Albertans lean on each other during wildfire evacuation; 4 homes lost around Drayton Valley

Albertans lean on each other during wildfire evacuation; 4 homes lost around Drayton Valley

The evacuation order for Drayton Valley remained in effect Sunday evening and the fire chief is warning people to stay away.

“This fire remains out of control and so it’s imperative that people stay out of this area,” said Tom Thomson, fire chief for Drayton Valley and Brazeau County Fire Services.

“I can’t stress that enough. The evacuation order remains in effect for this area.

“Even with the change in the weather and the rain, the fire has grown over 40 per cent in the last 24 hours,” he said. “We went from 3,500 hectares in size to now 4,970 hectares.

“The risk to the public is still extremely high and it is not safe to enter the community at this time.”

Thomson said officials are working ahead on a re-entry plan and will share it once the fire is under control and re-entry can be considered. There is no timeline for any potential return.

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Conditions improved slightly Sunday, Thomson said, but he confirmed four homes have been destroyed.

“We had a bit of light rain in the region this morning and the hard work of our fire crews has worked in our favour. However, it was not enough to make a significant change in the situation to allow re-entry into the fire area.

“We are deeply saddened to confirm that four homes have been lost due to this wildfire. We’re in the process of notifying the homeowners,” Thomson said, adding the four properties were on the perimeter of Drayton Valley.

“There still has been significant fire activity in the last 24 hours and properties are still at risk. We are still investigating further losses.”

Thomson said, overall, the cooler weather and rain helped the community but he stressed that any weather or wind change can dramatically affect the situation.

“We understand that there are rumours circulating that the community is safe and that you can return to the community,” a post on the Town of Drayton Valley’s Facebook page reads. “This is false and you will be turned away at the checkpoints that have been set up along the perimeter.”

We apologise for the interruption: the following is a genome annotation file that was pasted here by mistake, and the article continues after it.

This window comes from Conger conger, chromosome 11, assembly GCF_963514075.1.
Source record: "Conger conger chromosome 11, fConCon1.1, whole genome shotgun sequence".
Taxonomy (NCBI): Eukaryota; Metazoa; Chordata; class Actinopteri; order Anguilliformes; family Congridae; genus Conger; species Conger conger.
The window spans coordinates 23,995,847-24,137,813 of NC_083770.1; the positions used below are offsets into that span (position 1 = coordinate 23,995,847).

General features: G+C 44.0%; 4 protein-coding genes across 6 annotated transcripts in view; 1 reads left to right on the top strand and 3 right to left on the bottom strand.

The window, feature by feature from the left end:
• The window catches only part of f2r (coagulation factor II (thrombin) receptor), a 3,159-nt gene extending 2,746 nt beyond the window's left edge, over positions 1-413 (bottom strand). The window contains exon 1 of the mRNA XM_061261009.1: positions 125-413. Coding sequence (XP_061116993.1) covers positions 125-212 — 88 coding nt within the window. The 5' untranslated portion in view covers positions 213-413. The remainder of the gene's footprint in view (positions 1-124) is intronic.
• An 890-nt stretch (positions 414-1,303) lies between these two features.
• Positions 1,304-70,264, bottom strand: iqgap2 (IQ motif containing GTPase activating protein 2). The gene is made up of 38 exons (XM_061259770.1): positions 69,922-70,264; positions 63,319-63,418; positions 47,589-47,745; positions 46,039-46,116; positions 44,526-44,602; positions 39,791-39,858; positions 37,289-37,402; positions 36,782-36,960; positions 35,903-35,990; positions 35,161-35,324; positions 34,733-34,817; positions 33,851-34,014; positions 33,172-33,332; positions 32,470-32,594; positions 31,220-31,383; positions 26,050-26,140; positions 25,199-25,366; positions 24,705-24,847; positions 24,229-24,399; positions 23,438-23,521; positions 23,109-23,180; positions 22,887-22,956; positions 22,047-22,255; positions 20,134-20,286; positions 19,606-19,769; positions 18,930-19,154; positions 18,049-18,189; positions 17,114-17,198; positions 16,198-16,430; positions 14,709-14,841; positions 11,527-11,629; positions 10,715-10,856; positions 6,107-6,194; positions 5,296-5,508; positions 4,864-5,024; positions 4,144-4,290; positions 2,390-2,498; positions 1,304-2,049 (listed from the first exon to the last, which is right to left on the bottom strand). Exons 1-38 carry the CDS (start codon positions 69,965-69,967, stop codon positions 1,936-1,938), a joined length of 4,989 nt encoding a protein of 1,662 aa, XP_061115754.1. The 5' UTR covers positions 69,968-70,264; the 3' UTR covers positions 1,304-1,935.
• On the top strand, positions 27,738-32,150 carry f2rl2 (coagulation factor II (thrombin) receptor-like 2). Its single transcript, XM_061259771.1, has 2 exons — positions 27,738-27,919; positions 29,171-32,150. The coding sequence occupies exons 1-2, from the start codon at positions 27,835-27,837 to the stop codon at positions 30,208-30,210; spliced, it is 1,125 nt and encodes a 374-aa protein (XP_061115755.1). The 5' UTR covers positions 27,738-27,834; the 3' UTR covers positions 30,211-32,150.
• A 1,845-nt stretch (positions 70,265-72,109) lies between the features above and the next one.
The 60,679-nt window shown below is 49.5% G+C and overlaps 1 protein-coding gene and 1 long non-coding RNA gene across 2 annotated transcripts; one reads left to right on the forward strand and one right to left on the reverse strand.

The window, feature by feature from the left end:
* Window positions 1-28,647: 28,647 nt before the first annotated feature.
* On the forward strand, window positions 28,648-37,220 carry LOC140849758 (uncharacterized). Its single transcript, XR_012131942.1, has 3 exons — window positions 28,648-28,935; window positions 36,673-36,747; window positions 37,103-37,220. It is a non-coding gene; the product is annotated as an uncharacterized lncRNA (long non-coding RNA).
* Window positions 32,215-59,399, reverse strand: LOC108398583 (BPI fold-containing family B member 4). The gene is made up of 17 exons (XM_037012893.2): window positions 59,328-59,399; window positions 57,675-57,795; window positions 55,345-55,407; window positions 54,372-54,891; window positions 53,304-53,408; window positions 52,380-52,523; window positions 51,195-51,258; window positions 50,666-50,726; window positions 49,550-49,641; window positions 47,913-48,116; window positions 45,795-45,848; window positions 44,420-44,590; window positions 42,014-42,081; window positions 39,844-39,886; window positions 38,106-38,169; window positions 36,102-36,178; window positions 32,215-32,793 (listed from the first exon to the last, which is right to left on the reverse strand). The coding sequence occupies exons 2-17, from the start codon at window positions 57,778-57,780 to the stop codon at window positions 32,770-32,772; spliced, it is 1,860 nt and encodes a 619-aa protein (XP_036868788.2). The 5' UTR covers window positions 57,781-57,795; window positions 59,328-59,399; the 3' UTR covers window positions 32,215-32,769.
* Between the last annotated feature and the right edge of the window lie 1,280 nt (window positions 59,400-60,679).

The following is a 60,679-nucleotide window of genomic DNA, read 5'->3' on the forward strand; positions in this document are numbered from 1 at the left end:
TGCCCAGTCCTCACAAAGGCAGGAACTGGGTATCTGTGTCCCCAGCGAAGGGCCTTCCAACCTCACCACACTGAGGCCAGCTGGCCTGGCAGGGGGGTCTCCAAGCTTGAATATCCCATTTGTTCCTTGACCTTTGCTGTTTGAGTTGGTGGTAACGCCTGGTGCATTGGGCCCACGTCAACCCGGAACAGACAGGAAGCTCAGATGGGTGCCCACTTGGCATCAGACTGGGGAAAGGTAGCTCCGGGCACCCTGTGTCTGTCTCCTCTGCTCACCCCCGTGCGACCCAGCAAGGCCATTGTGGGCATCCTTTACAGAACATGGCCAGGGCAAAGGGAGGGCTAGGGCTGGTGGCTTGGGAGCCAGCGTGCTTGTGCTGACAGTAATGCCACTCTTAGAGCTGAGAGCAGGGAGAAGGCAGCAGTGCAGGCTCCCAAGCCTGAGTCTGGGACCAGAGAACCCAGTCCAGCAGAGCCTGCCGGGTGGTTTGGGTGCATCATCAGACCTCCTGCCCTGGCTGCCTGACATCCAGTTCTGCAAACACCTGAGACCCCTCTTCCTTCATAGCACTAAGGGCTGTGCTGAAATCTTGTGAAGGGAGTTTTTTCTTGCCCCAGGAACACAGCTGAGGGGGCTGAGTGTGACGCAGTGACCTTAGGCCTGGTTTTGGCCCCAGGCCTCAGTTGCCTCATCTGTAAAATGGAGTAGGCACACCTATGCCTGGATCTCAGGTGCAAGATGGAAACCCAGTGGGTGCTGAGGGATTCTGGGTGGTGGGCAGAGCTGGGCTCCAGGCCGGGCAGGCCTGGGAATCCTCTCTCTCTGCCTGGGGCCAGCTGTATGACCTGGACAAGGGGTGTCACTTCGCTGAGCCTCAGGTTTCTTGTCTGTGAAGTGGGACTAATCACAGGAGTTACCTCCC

Meanwhile, Thomson praised the community members for coming together and supporting one another.

Click to play video: 'Entire town of Drayton Valley evacuated by wildfire'

Entire town of Drayton Valley evacuated by wildfire

“This is the busiest three days we’ve ever had,” said Glenn Belva,  who runs a general store in Rocky Rapids, Alta.

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Belva told Motorcycle accident toronto today he’s been receiving unscheduled deliveries to make sure he keeps his shelves stocked as much as possible for those forced from their homes by the fires. He also opened on Sunday, a day the store is usually closed.

“We opened just to help everybody out,” he said. “Everybody is pretty desperate to get supplies.

“I was here until 12 o’clock last night and I was here at about 5:30 this morning.”

Roughly 7,200 residents from Drayton Valley and some of the surrounding area, have been displaced from their homes since late Thursday night, according to Alberta Wildfire officials. Approximately 1,000 have been staying at a convention centre in Edmonton.

Click to play video: 'Drayton Valley wildfire evacuees head to Edmonton'

Drayton Valley wildfire evacuees head to Edmonton

Other evacuees have sought refuge in hotels and recreational vehicles.

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Zack Dressler made a quick stop at the Rocky Rapids General Store Sunday morning, before heading out to deliver potable water free of charge to those who need it.

“We thought this would be a good service for all the people out evacuated in their RVs right now,” Dressler said, moments after promising to bring water to yet another evacuee. “Nobody really had time to fill up with water or anything like that.”

Dressler works for a septic pump out and waste removal company, and he says they “rigged up a vehicle” that can provide clean drinking water to RVs.

“I want to make people as comfortable as possible,” he said, before taking off to his next call.

Many customers at the general store said it was normal for the community to come together during times of need. Belva plans to keep doing what he can to keep supplies available to those who need them for as long as the evacuation orders last.

“Until everybody gets settled back, we’ll just help them out,” Belva said with a shrug. “That’s what we’re here for.”

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